Robert Alvarez is a Senior Scholar at IPS, where he is currently focused on nuclear disarmament, environmental, and energy policies.
Between 1993 and 1999, Mr. Alvarez served as a Senior Policy Advisor to the Secretary and Deputy Assistant Secretary for National Security and the Environment. While at DOE, he coordinated the effort to enact nuclear worker compensation legislation. In 1994 and 1995, Bob led teams in North Korea to establish control of nuclear weapons materials. He coordinated nuclear material strategic planning for the department and established the department’s first asset management program. Bob was awarded two Secretarial Gold Medals, the highest awards given by the department.
Prior to joining the DOE, Mr. Alvarez served for five years as a Senior Investigator for the U. S. Senate Committee on Governmental Affairs, chaired by Senator John Glenn, and as one of the Senate’s primary staff experts on the U.S. nuclear weapons program. While serving for Senator Glenn, Bob worked to help establish the environmental cleanup program in the Department of Energy, strengthened the Clean Air Act, uncovered several serious nuclear safety and health problems, improved medical radiation regulations, and created a transition program for communities and workers affected by the closure of nuclear weapons facilities. In 1975 Bob helped found and direct the Environmental Policy Institute (EPI), a respected national public interest organization. He helped enact several federal environmental laws, wrote several influential studies and organized successful political coalitions. He helped organize a successful lawsuit on behalf of the family of Karen Silkwood, a nuclear worker and active union member who was killed under mysterious circumstances in 1974.
Bob Alvarez is an award winning author and has published articles in prominent publications such as Science Magazine, the Bulletin of Atomic Scientists, Technology Review and The Washington Post. He has been featured in television programs such as NOVA and 60 Minutes.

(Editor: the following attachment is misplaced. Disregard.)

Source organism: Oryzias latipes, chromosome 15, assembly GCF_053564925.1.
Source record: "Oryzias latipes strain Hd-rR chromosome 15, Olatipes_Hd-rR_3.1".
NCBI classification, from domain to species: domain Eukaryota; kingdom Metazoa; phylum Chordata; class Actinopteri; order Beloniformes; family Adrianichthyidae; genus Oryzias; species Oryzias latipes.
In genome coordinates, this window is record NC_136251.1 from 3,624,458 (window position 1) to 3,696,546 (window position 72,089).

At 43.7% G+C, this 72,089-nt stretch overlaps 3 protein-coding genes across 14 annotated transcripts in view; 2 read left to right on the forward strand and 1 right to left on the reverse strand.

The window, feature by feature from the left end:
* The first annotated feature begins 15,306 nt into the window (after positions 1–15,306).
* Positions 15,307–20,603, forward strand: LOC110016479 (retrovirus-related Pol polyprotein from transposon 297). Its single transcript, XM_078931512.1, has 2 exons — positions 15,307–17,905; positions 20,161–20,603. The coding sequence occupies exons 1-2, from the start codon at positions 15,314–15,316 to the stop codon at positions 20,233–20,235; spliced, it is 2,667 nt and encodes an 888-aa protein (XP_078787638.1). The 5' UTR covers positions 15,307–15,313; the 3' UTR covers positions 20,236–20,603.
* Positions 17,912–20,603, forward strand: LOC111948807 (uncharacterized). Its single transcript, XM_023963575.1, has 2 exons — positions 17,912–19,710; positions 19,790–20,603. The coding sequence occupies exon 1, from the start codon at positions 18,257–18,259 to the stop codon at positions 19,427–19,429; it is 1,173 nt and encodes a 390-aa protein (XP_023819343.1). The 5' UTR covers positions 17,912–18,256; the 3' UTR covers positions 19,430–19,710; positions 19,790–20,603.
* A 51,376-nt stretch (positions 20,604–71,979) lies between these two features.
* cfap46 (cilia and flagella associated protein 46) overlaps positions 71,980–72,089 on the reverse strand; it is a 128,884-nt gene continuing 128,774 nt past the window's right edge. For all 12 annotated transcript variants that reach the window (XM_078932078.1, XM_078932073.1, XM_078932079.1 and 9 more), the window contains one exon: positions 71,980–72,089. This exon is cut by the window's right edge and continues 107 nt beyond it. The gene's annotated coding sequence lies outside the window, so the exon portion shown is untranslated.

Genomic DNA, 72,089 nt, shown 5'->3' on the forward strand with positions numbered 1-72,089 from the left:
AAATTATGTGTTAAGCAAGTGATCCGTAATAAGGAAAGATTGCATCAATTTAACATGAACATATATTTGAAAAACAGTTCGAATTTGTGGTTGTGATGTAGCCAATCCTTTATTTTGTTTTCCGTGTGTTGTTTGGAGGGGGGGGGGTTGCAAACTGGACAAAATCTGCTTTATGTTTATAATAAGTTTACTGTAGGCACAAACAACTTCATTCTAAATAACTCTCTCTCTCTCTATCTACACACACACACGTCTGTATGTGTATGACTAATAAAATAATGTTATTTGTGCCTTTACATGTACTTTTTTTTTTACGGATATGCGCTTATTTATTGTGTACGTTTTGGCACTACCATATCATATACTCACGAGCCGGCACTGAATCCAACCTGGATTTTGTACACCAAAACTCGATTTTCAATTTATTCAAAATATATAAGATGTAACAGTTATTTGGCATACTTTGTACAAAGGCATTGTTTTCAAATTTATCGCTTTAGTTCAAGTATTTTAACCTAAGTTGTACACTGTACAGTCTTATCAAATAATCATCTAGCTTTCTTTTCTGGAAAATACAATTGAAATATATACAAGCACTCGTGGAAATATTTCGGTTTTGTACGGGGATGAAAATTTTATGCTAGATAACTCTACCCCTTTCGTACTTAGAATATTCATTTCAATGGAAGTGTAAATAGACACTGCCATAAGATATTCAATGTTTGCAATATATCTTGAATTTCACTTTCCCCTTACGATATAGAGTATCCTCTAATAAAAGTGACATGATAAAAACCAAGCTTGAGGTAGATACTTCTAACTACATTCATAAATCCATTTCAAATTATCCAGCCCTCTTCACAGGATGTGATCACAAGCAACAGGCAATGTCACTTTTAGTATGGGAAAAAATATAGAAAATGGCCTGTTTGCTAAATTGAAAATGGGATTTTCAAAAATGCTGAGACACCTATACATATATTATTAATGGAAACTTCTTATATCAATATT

The second Trump-Kim summit was a failure, quickly leading to North Korea resuming missile testing. But they aren't the only ones with nuclear ambitions.
The latest effort examine and reform the U.S. nuclear weapons complex is being dominated by the interests of weapons contractors.
The U.S. Nuclear Regulatory Commission has bowed to the wishes of nuclear reactor operators, motivated more by economics than safe spent nuclear fuel storage and disposal.
The wastes in this disposal site come from the dawn of the nuclear age. It is a danger to workers and the surrounding community and should be removed and isolated.
The federal government should transfer the spent nuclear fuel held at a shuttered nuclear power plant in Southern California before the next earthquake strikes.
A new IPS report addresses the potential risks of spent nuclear fuel storage at the San Onofre Nuclear Station (SONGS).
The government can't simply bury its uranium-233 problem.
A shocking IPS report about the U.S. government's mismanagement of a dangerous bomb-grade nuclear material that they now want to bury straight into the ground.
Having the Energy Department manage radiation health research makes as much sense as giving tobacco companies the authority to see if smoking is bad for you.
NPR shouldn't trivialize the risk of radioactive tuna from the Fukushima nuclear disaster.
A detailed analysis of the actions and impact of sections relating to nuclear weapons in the National Defense Authorization Act for 2013.
The radioactive inventory of all the irradiated nuclear fuel stored in spent fuel pools at Fukushima is far greater and even more problematic than the molten cores.
More than 12.7 metric tons of plutonium that were previously declared "already disposed" will be discarded in a deep geological site away from humans.
Storing spent radioactive fuel in dry form rather than in increasingly jammed cooling pools is much safer, and can be done with already available funds.
Nearly a year after the Fukushima disaster and more than three decades after the Three Mile Island accident, nuclear power remains expensive, dangerous, and too radioactive for Wall Street.
The pernicious quest for nuclear arms all in the name of a "greater good" - has tens of thousands of human faces, who paid a bitter price, which we should not forget.
In this interview with LinkTV's Miles Benson, we discuss where the nuclear industry falls short, and why more people should be concerned.
Last month's earthquake constituted twice the ground motion that the reactors were designed to withstand. But the nuclear industry continues to delay and stonewall recommendations for safer storage.
President Obama's Blue Ribbon Commission on America's Nuclear Future cites an IPS paper as a reason for endorsing measures to increase spent reactor fuel storage in hardened, dry containers.
An earthquake measuring 5.9 on the Richter scale just occurred less than a hour ago. Its epicenter was in Mineral, Virginia, approximately 10 miles from two nuclear power reactors at the North Anna site. According to statement by a representative of Dominion Power the two reactors were designed to withstand a 5.9 to 6.1 quake.